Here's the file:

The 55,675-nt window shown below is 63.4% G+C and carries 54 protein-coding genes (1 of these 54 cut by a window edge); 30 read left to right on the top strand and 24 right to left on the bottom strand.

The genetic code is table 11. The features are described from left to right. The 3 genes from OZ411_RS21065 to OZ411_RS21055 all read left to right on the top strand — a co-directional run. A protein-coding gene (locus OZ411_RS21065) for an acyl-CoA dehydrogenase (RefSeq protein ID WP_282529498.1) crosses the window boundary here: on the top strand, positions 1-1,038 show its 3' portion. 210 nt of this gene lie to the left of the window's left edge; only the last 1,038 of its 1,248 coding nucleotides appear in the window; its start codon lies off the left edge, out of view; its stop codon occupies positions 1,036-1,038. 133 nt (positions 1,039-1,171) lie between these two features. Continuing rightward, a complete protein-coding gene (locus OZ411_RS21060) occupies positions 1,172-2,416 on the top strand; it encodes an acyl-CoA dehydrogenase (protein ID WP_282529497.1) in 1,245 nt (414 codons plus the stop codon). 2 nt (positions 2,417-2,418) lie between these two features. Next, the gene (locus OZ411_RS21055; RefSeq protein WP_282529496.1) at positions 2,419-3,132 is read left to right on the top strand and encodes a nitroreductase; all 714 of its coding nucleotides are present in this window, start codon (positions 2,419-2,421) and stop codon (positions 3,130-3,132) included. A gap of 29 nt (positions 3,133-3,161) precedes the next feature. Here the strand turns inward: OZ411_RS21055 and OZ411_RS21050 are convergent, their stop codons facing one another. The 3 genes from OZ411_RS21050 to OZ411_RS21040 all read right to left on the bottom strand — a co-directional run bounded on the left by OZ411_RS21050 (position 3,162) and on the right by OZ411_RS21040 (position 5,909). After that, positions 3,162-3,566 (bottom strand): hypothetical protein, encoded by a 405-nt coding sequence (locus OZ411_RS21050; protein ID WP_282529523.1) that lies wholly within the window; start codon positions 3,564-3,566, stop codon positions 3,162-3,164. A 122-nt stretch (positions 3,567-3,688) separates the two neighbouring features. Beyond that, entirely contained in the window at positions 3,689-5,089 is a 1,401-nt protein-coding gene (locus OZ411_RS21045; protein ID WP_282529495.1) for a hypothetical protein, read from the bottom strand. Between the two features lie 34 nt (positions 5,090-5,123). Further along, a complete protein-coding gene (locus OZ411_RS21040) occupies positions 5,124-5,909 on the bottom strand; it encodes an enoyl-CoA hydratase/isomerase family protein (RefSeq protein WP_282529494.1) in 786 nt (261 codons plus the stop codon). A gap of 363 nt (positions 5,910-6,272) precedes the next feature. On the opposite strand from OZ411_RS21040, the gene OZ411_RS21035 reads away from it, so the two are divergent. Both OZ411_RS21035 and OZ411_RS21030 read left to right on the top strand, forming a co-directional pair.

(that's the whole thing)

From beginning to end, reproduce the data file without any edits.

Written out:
The 55,675-nt window shown below is 63.4% G+C and carries 54 protein-coding genes (1 of these 54 cut by a window edge); 30 read left to right on the top strand and 24 right to left on the bottom strand.

The genetic code is table 11. The features are described from left to right. The 3 genes from OZ411_RS21065 to OZ411_RS21055 all read left to right on the top strand — a co-directional run. A protein-coding gene (locus OZ411_RS21065) for an acyl-CoA dehydrogenase (RefSeq protein ID WP_282529498.1) crosses the window boundary here: on the top strand, positions 1-1,038 show its 3' portion. 210 nt of this gene lie to the left of the window's left edge; only the last 1,038 of its 1,248 coding nucleotides appear in the window; its start codon lies off the left edge, out of view; its stop codon occupies positions 1,036-1,038. 133 nt (positions 1,039-1,171) lie between these two features. Continuing rightward, a complete protein-coding gene (locus OZ411_RS21060) occupies positions 1,172-2,416 on the top strand; it encodes an acyl-CoA dehydrogenase (protein ID WP_282529497.1) in 1,245 nt (414 codons plus the stop codon). 2 nt (positions 2,417-2,418) lie between these two features. Next, the gene (locus OZ411_RS21055; RefSeq protein WP_282529496.1) at positions 2,419-3,132 is read left to right on the top strand and encodes a nitroreductase; all 714 of its coding nucleotides are present in this window, start codon (positions 2,419-2,421) and stop codon (positions 3,130-3,132) included. A gap of 29 nt (positions 3,133-3,161) precedes the next feature. Here the strand turns inward: OZ411_RS21055 and OZ411_RS21050 are convergent, their stop codons facing one another. The 3 genes from OZ411_RS21050 to OZ411_RS21040 all read right to left on the bottom strand — a co-directional run bounded on the left by OZ411_RS21050 (position 3,162) and on the right by OZ411_RS21040 (position 5,909). After that, positions 3,162-3,566 (bottom strand): hypothetical protein, encoded by a 405-nt coding sequence (locus OZ411_RS21050; protein ID WP_282529523.1) that lies wholly within the window; start codon positions 3,564-3,566, stop codon positions 3,162-3,164. A 122-nt stretch (positions 3,567-3,688) separates the two neighbouring features. Beyond that, entirely contained in the window at positions 3,689-5,089 is a 1,401-nt protein-coding gene (locus OZ411_RS21045; protein ID WP_282529495.1) for a hypothetical protein, read from the bottom strand. Between the two features lie 34 nt (positions 5,090-5,123). Further along, a complete protein-coding gene (locus OZ411_RS21040) occupies positions 5,124-5,909 on the bottom strand; it encodes an enoyl-CoA hydratase/isomerase family protein (RefSeq protein WP_282529494.1) in 786 nt (261 codons plus the stop codon). A gap of 363 nt (positions 5,910-6,272) precedes the next feature. On the opposite strand from OZ411_RS21040, the gene OZ411_RS21035 reads away from it, so the two are divergent. Both OZ411_RS21035 and OZ411_RS21030 read left to right on the top strand, forming a co-directional pair.